The final numbers on U.S. third-quarter GDP showed growth was slower than originally estimated. But with fourth quarter almost over and signs that economic activity has picked up over the past few months, investors are looking past that data. Now, they’re focused on another positive jobs report showing new claims for unemployment falling yet again. And who can forget Tuesday’s rally?
That 335-point surge on the Dow was borne on the backs of two distinctly different, yet encouraging reports. First, Spain was able to once again sell bonds at a very attractive rate (for it), essentially completing its needed refinancings for the year. The beleaguered country was able to sell three-month bills at 1.74%, compared to 5.11% just a month ago, and six-month bills at 2.44%, rather than the 5.227% offered in the last auction. Not to throw cold water on this, but let’s not forget these bonds extend out for only three and six months. This isn’t a long-term fix, though it does give Spain a bit of breathing room.
Second, U.S. housing starts numbers jumped to a 19-month high in November. Issuance of permits also rose sharply. It’s been said that for every 100,000 new units of housing, 250,000 jobs are created. That would be a welcome gain for workers here. The overall housing market remains deeply troubled, which is evident due to the revisions to home sales data since 2007 showing the crunch was even worse than originally reported. Inventories are down, which augurs higher prices as demand picks up. But a big backlog of yet-to-be-foreclosed properties — and those which sellers have been reluctant to list — is hanging over the market. Still, on the bright side, the housing market is in recovery mode, however slow.
With the Dow jumping 2.9% on Tuesday, and following through with a tiny gain Wednesday and Thursday, and solid bounce (though on thin volume) on Friday. The Dow and S&P 500 both ended the week 3.6% higher. The Dow is once again above its 200-day moving average. Many technicians look at the 200-day average as a signpost, and the Dow was solidly above this marker for a year until dipping in early August. Since then it’s made brief appearances above water.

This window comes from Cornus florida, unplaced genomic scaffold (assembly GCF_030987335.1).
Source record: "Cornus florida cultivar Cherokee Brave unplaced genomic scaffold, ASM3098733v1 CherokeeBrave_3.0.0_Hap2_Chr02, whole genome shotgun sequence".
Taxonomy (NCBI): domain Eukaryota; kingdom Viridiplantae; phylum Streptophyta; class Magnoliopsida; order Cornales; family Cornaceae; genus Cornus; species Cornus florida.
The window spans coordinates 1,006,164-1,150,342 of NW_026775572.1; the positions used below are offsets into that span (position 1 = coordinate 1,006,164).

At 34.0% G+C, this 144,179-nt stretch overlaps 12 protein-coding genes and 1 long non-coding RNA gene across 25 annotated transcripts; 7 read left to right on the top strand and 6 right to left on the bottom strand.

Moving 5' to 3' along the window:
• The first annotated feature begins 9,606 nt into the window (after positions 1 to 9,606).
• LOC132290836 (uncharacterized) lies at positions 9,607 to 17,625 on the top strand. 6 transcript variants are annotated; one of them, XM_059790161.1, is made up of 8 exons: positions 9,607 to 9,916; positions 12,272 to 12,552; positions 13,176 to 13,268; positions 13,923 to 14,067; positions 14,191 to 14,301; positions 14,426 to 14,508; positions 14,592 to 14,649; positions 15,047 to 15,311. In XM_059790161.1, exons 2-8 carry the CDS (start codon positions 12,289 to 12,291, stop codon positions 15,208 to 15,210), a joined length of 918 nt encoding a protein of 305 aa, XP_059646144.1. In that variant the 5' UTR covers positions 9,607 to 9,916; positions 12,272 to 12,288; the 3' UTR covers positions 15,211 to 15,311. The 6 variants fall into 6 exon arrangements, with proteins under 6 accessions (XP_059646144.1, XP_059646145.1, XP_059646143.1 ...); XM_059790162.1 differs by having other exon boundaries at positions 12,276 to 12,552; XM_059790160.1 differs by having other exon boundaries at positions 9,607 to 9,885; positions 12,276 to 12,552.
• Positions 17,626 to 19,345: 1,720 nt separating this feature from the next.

The pundits are out in force, as you might expect given it’s the end of the year. So, along with everyone else with an opinion, I thought you might be amused by this little “find” of mine concerning inflation:
Investors have been asking, “Will we see global inflation in 2012 or massive deflation?” Barron’s, in back-to-back stories this week, has “experts” in one story claiming we’ll see “face-ripping” inflation in 2012 as government printing presses begin operating overtime, while another duo predicts global deflation on the backs of loan defaults, asset write-downs and a huge contraction in spending by consumers, businesses and governments.
Remember this: They can’t both be right — but they could both be wrong.
Heading into December’s close, we’re getting the typical year-end slump in trading volumes, and while no one is willing to predict a Santa Claus Rally this year, the low volumes and decent economic news could indeed push prices at least a bit higher in the closing trading days after Christmas.